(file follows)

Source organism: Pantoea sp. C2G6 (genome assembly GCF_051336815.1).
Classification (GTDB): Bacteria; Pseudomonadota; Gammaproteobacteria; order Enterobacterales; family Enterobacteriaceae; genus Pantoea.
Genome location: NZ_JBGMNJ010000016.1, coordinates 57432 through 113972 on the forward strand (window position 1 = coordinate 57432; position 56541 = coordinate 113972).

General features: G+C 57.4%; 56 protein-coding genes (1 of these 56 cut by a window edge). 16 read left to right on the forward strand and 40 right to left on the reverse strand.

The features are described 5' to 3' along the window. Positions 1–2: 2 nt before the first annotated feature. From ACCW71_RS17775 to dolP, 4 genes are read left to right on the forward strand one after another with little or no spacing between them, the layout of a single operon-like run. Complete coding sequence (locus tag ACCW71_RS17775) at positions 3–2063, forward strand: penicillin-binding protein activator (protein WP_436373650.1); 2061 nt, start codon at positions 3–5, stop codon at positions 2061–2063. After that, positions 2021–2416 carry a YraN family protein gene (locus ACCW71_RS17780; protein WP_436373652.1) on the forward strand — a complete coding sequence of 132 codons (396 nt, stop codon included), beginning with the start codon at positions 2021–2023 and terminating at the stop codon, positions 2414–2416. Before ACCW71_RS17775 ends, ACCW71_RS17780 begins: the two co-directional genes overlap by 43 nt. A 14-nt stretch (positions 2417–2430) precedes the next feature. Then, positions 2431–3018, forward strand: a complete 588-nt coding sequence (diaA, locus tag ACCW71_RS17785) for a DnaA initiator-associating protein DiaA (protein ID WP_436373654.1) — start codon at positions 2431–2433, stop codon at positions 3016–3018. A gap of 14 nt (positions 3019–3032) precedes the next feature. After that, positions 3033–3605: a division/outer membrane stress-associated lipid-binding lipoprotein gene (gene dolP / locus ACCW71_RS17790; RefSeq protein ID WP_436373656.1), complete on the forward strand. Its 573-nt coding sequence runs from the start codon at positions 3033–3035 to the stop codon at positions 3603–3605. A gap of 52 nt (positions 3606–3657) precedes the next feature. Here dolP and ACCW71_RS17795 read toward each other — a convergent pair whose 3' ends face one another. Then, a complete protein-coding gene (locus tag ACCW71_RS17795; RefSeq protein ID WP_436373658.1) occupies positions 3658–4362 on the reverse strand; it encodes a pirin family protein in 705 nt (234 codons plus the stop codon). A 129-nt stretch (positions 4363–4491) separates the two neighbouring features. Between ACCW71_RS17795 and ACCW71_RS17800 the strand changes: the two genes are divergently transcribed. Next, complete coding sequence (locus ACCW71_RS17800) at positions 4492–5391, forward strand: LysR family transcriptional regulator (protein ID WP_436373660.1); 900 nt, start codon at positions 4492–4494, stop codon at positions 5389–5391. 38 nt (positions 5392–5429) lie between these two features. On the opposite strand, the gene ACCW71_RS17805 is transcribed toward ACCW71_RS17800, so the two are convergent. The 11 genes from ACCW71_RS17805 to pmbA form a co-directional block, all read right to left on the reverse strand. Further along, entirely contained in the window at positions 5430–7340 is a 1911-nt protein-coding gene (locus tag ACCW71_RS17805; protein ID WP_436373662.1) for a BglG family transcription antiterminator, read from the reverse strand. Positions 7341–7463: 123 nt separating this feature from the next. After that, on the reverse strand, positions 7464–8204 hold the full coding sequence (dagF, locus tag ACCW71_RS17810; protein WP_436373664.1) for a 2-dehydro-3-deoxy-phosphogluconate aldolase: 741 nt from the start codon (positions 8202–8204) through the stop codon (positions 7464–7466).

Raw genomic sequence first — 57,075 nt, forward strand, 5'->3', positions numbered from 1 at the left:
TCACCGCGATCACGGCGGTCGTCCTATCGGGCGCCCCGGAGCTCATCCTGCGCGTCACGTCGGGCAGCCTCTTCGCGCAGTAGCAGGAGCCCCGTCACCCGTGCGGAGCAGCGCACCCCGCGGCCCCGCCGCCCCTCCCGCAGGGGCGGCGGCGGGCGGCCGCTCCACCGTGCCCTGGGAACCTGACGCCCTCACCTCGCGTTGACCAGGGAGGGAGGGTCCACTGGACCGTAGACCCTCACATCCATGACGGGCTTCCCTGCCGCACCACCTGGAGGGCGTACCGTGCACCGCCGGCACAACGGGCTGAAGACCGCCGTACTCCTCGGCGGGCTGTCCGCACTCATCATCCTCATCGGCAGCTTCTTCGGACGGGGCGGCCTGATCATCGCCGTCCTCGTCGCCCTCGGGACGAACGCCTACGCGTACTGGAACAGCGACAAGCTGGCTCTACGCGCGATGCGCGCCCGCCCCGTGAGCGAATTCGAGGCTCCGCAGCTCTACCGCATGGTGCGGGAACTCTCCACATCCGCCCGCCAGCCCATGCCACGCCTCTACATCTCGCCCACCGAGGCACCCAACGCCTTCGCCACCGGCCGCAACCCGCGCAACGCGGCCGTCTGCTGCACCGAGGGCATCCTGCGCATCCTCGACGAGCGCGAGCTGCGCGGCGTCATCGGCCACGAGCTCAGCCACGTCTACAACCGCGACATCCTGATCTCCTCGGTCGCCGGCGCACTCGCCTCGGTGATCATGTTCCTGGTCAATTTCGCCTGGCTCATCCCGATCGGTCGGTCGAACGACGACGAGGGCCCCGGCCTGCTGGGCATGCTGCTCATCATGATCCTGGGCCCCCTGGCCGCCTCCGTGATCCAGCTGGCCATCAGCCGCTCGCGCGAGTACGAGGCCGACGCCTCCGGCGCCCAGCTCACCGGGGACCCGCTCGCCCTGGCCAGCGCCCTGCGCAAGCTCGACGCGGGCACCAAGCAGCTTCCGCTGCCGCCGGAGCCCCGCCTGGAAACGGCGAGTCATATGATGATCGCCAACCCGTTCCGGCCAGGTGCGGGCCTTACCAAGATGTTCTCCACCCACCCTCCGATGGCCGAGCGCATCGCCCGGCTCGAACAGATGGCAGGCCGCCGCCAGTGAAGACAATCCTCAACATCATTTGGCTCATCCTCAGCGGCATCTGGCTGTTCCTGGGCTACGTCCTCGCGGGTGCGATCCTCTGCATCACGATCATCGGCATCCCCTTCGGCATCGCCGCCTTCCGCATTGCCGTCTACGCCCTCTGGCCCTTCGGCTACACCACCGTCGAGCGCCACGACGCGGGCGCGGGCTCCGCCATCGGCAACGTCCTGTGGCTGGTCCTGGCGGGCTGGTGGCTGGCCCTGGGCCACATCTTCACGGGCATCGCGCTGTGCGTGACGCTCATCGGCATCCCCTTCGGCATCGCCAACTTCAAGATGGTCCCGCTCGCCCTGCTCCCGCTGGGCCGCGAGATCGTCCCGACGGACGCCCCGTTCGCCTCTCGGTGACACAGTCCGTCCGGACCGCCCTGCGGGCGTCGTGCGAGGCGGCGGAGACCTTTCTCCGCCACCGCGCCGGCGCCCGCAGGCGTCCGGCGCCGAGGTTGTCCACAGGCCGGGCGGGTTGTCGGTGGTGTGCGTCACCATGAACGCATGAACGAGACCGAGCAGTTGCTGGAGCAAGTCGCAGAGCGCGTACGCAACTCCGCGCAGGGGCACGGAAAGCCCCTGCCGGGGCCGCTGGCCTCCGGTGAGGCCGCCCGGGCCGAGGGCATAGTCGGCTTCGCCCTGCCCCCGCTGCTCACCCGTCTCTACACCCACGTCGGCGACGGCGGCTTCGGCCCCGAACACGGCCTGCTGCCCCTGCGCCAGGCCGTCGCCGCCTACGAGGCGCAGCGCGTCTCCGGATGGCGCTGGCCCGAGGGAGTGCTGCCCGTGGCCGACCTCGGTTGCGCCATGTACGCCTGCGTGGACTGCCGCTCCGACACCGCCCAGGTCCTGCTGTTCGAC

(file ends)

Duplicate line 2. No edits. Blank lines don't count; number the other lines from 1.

Classification (GTDB): Bacteria; Pseudomonadota; Gammaproteobacteria; order Enterobacterales; family Enterobacteriaceae; genus Pantoea.